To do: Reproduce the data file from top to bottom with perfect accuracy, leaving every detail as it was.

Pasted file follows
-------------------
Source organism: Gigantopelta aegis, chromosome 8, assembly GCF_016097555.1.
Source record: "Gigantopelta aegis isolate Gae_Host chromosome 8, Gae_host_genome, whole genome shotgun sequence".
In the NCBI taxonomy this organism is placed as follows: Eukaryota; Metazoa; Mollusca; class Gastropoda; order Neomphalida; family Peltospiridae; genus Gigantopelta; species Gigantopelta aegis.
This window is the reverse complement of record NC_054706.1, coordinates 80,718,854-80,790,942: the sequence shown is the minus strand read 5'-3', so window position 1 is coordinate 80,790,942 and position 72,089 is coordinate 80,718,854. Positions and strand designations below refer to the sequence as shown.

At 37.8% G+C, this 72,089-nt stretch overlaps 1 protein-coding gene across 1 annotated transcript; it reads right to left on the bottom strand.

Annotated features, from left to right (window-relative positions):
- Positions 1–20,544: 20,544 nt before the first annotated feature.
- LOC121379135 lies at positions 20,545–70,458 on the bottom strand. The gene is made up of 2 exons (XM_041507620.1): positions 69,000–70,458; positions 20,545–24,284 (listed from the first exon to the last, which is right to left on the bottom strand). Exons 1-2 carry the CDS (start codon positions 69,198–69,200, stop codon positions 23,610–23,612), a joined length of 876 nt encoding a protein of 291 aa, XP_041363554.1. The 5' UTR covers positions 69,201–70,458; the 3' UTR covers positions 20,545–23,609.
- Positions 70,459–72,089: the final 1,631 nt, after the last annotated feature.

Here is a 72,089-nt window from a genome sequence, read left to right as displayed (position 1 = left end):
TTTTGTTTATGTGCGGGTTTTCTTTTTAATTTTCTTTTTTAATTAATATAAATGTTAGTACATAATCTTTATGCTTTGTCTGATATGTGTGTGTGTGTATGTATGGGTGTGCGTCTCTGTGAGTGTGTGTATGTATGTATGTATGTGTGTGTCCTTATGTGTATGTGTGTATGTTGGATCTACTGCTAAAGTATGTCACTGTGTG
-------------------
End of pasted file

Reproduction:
Source organism: Gigantopelta aegis, chromosome 8, assembly GCF_016097555.1.
Source record: "Gigantopelta aegis isolate Gae_Host chromosome 8, Gae_host_genome, whole genome shotgun sequence".
In the NCBI taxonomy this organism is placed as follows: Eukaryota; Metazoa; Mollusca; class Gastropoda; order Neomphalida; family Peltospiridae; genus Gigantopelta; species Gigantopelta aegis.
This window is the reverse complement of record NC_054706.1, coordinates 80,718,854-80,790,942: the sequence shown is the minus strand read 5'-3', so window position 1 is coordinate 80,790,942 and position 72,089 is coordinate 80,718,854. Positions and strand designations below refer to the sequence as shown.

At 37.8% G+C, this 72,089-nt stretch overlaps 1 protein-coding gene across 1 annotated transcript; it reads right to left on the bottom strand.

Annotated features, from left to right (window-relative positions):
- Positions 1–20,544: 20,544 nt before the first annotated feature.
- LOC121379135 lies at positions 20,545–70,458 on the bottom strand. The gene is made up of 2 exons (XM_041507620.1): positions 69,000–70,458; positions 20,545–24,284 (listed from the first exon to the last, which is right to left on the bottom strand). Exons 1-2 carry the CDS (start codon positions 69,198–69,200, stop codon positions 23,610–23,612), a joined length of 876 nt encoding a protein of 291 aa, XP_041363554.1. The 5' UTR covers positions 69,201–70,458; the 3' UTR covers positions 20,545–23,609.
- Positions 70,459–72,089: the final 1,631 nt, after the last annotated feature.

Here is a 72,089-nt window from a genome sequence, read left to right as displayed (position 1 = left end):
TTTTGTTTATGTGCGGGTTTTCTTTTTAATTTTCTTTTTTAATTAATATAAATGTTAGTACATAATCTTTATGCTTTGTCTGATATGTGTGTGTGTGTATGTATGGGTGTGCGTCTCTGTGAGTGTGTGTATGTATGTATGTATGTGTGTGTCCTTATGTGTATGTGTGTATGTTGGATCTACTGCTAAAGTATGTCACTGTGTG